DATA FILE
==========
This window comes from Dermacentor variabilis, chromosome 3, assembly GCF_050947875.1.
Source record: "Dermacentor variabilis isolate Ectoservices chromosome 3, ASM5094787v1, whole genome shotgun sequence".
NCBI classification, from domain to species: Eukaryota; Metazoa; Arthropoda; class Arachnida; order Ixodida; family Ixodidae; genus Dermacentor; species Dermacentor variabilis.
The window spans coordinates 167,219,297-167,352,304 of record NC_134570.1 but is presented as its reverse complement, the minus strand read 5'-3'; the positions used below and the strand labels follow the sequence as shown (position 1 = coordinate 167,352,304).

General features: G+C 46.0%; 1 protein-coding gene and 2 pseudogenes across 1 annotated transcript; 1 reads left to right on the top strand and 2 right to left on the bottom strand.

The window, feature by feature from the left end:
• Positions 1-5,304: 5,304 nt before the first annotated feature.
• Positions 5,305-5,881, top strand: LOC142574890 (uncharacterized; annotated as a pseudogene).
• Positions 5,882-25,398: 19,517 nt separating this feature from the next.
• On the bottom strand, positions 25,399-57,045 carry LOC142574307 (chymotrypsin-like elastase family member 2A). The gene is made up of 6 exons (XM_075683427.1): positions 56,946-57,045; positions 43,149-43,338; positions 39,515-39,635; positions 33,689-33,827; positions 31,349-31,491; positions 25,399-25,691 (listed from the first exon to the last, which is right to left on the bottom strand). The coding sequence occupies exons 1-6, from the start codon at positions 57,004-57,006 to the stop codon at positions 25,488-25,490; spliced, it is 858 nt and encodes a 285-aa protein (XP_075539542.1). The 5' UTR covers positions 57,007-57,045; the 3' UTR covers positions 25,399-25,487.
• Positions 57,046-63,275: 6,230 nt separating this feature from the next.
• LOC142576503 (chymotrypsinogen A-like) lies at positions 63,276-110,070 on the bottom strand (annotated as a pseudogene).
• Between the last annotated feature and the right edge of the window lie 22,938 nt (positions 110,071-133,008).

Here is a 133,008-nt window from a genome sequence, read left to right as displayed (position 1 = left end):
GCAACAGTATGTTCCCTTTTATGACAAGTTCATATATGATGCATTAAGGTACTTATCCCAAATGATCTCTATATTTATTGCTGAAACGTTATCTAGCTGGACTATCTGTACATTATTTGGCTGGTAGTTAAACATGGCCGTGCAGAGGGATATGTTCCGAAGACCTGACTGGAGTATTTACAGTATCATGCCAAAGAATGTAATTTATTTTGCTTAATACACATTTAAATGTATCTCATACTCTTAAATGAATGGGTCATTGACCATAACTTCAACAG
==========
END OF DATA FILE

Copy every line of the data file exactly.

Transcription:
This window comes from Dermacentor variabilis, chromosome 3, assembly GCF_050947875.1.
Source record: "Dermacentor variabilis isolate Ectoservices chromosome 3, ASM5094787v1, whole genome shotgun sequence".
NCBI classification, from domain to species: Eukaryota; Metazoa; Arthropoda; class Arachnida; order Ixodida; family Ixodidae; genus Dermacentor; species Dermacentor variabilis.
The window spans coordinates 167,219,297-167,352,304 of record NC_134570.1 but is presented as its reverse complement, the minus strand read 5'-3'; the positions used below and the strand labels follow the sequence as shown (position 1 = coordinate 167,352,304).

General features: G+C 46.0%; 1 protein-coding gene and 2 pseudogenes across 1 annotated transcript; 1 reads left to right on the top strand and 2 right to left on the bottom strand.

The window, feature by feature from the left end:
• Positions 1-5,304: 5,304 nt before the first annotated feature.
• Positions 5,305-5,881, top strand: LOC142574890 (uncharacterized; annotated as a pseudogene).
• Positions 5,882-25,398: 19,517 nt separating this feature from the next.
• On the bottom strand, positions 25,399-57,045 carry LOC142574307 (chymotrypsin-like elastase family member 2A). The gene is made up of 6 exons (XM_075683427.1): positions 56,946-57,045; positions 43,149-43,338; positions 39,515-39,635; positions 33,689-33,827; positions 31,349-31,491; positions 25,399-25,691 (listed from the first exon to the last, which is right to left on the bottom strand). The coding sequence occupies exons 1-6, from the start codon at positions 57,004-57,006 to the stop codon at positions 25,488-25,490; spliced, it is 858 nt and encodes a 285-aa protein (XP_075539542.1). The 5' UTR covers positions 57,007-57,045; the 3' UTR covers positions 25,399-25,487.
• Positions 57,046-63,275: 6,230 nt separating this feature from the next.
• LOC142576503 (chymotrypsinogen A-like) lies at positions 63,276-110,070 on the bottom strand (annotated as a pseudogene).
• Between the last annotated feature and the right edge of the window lie 22,938 nt (positions 110,071-133,008).

Here is a 133,008-nt window from a genome sequence, read left to right as displayed (position 1 = left end):
GCAACAGTATGTTCCCTTTTATGACAAGTTCATATATGATGCATTAAGGTACTTATCCCAAATGATCTCTATATTTATTGCTGAAACGTTATCTAGCTGGACTATCTGTACATTATTTGGCTGGTAGTTAAACATGGCCGTGCAGAGGGATATGTTCCGAAGACCTGACTGGAGTATTTACAGTATCATGCCAAAGAATGTAATTTATTTTGCTTAATACACATTTAAATGTATCTCATACTCTTAAATGAATGGGTCATTGACCATAACTTCAACAG